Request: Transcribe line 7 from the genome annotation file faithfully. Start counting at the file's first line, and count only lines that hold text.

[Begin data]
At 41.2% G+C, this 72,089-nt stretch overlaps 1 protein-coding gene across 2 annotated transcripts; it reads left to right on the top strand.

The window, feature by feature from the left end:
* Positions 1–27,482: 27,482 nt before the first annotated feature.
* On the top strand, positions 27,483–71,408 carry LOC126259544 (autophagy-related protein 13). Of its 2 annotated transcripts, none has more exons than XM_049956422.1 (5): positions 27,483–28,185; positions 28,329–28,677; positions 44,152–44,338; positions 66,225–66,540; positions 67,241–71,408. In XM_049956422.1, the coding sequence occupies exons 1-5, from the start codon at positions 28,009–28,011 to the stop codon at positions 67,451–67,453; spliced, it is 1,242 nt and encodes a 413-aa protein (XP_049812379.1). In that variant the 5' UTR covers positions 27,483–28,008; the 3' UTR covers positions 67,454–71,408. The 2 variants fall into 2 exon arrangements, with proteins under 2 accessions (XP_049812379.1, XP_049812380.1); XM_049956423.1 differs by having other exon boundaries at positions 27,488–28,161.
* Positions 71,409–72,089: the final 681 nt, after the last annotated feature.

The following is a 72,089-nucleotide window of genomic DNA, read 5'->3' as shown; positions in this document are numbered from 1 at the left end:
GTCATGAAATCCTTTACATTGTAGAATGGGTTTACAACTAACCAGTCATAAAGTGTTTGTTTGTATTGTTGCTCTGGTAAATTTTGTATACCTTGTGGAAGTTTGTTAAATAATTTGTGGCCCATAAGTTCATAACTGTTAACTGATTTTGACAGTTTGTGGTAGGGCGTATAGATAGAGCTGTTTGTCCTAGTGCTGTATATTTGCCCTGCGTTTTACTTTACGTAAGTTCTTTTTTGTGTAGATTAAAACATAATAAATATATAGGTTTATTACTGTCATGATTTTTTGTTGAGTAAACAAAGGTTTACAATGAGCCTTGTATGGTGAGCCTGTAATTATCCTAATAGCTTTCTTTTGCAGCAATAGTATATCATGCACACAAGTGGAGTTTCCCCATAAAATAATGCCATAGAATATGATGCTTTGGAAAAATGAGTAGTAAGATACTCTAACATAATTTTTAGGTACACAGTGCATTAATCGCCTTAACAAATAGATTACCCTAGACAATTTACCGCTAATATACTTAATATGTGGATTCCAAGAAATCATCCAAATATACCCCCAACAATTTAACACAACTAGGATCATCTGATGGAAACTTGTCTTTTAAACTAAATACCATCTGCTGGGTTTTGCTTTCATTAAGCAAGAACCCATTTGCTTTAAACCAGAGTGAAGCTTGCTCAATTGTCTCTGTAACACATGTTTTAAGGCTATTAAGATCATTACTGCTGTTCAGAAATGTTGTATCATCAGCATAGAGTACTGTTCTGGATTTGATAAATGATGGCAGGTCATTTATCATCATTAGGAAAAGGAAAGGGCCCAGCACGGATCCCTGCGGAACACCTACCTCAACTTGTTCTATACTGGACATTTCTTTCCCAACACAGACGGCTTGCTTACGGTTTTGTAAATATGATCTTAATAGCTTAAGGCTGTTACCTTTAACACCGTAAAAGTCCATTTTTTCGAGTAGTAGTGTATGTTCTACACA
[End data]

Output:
GTCATGAAATCCTTTACATTGTAGAATGGGTTTACAACTAACCAGTCATAAAGTGTTTGTTTGTATTGTTGCTCTGGTAAATTTTGTATACCTTGTGGAAGTTTGTTAAATAATTTGTGGCCCATAAGTTCATAACTGTTAACTGATTTTGACAGTTTGTGGTAGGGCGTATAGATAGAGCTGTTTGTCCTAGTGCTGTATATTTGCCCTGCGTTTTACTTTACGTAAGTTCTTTTTTGTGTAGATTAAAACATAATAAATATATAGGTTTATTACTGTCATGATTTTTTGTTGAGTAAACAAAGGTTTACAATGAGCCTTGTATGGTGAGCCTGTAATTATCCTAATAGCTTTCTTTTGCAGCAATAGTATATCATGCACACAAGTGGAGTTTCCCCATAAAATAATGCCATAGAATATGATGCTTTGGAAAAATGAGTAGTAAGATACTCTAACATAATTTTTAGGTACACAGTGCATTAATCGCCTTAACAAATAGATTACCCTAGACAATTTACCGCTAATATACTTAATATGTGGATTCCAAGAAATCATCCAAATATACCCCCAACAATTTAACACAACTAGGATCATCTGATGGAAACTTGTCTTTTAAACTAAATACCATCTGCTGGGTTTTGCTTTCATTAAGCAAGAACCCATTTGCTTTAAACCAGAGTGAAGCTTGCTCAATTGTCTCTGTAACACATGTTTTAAGGCTATTAAGATCATTACTGCTGTTCAGAAATGTTGTATCATCAGCATAGAGTACTGTTCTGGATTTGATAAATGATGGCAGGTCATTTATCATCATTAGGAAAAGGAAAGGGCCCAGCACGGATCCCTGCGGAACACCTACCTCAACTTGTTCTATACTGGACATTTCTTTCCCAACACAGACGGCTTGCTTACGGTTTTGTAAATATGATCTTAATAGCTTAAGGCTGTTACCTTTAACACCGTAAAAGTCCATTTTTTCGAGTAGTAGTGTATGTTCTACACA